How ‘Playola’ Is Infiltrating Streaming Services
Like social media, playlists are viral in nature: A track’s streams will spike after it’s added to a popular playlist; listeners will add the song to their playlists; their friends will do the same. Getting a song onto a hot playlist almost ensures awareness will spread from one social network to another.
Multiple insiders allege that the major music groups have paid influential curators to populate their playlists with their clients’ music. Some third-party users are known to request money to include songs on their playlists. Pay for play “is definitely happening,” claims a major-label marketing executive, one of several who say that popular playlists can and have been bought.
According to a source, the price can range from $2,000 for a playlist with tens of thousands of fans to $10,000 for the more well-followed playlists. And these practices are not illegal, although it would be difficult to find an official policy in the fine print.
In a statement to Billboard, Spotify head of communications Jonathan Prince says its new terms of service, hitting the United States next week, prohibit selling accounts and playlists or “accepting any compensation, financial or otherwise, to influence … the content included on an account or playlist.” Yet policing, let alone enforcing, these terms could be difficult.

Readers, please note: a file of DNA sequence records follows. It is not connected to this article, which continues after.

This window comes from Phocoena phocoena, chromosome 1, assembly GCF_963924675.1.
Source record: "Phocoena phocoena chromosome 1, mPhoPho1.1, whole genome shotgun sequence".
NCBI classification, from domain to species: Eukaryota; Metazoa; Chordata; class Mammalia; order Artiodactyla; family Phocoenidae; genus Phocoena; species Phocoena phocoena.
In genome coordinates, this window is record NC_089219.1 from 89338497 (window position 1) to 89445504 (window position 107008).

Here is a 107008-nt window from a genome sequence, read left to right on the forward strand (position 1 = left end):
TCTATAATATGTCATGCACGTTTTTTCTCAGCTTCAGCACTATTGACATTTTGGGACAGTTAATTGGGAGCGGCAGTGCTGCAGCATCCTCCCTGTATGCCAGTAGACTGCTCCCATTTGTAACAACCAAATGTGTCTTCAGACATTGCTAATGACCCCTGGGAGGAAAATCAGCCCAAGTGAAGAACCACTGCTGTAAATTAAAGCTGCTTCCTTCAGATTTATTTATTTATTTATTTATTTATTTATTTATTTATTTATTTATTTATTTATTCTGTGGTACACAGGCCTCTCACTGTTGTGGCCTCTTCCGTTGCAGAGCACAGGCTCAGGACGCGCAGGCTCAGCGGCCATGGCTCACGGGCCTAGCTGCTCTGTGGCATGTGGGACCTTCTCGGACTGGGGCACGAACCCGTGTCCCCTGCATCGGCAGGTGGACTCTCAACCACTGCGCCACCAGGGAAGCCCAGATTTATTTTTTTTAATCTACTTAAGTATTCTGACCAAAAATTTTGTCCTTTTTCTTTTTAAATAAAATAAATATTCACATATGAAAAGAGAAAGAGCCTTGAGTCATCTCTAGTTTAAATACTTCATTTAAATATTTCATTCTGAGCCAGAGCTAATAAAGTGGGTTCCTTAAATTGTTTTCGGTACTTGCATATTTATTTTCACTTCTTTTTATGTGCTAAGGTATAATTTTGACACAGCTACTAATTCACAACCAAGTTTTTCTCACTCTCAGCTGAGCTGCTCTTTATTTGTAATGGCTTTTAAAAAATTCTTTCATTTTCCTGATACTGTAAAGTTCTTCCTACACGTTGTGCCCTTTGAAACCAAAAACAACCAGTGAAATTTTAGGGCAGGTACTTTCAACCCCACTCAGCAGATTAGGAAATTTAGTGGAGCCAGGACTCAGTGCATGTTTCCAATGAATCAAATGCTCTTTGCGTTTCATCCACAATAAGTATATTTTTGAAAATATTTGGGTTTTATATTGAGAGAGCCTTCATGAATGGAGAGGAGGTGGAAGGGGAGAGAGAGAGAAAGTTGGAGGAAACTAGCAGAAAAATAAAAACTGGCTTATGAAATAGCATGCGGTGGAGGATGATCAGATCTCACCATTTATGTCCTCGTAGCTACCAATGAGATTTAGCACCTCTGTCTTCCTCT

Everything old is new again, eh? But then how is aggressively promoting an artist to a playlist different than, say, promoting that artist – through bribery or otherwise – to a music blog? Playlists are sort of becoming ‘the new music blogs’ to streaming fans, so it makes sense. A blog (or a radio station in the ‘old days’) that relies on promoted or paid content gets noticeably watered down in its taste-making reputation, but that probably doesn’t matter to the mainstream targets here. Pay-for-play stinks, but as it is nearly-impossible to enforce (though not difficult to spot by savvy music fans) it’s probably going to be a permanent thorn in the side for these services. When it used to affect your local radio station you didn’t really have elsewhere to go … at least with playlists and blogs there are many other alternatives out there to turn to when the ones you are following start suspiciously including the same lackluster songs at the same time.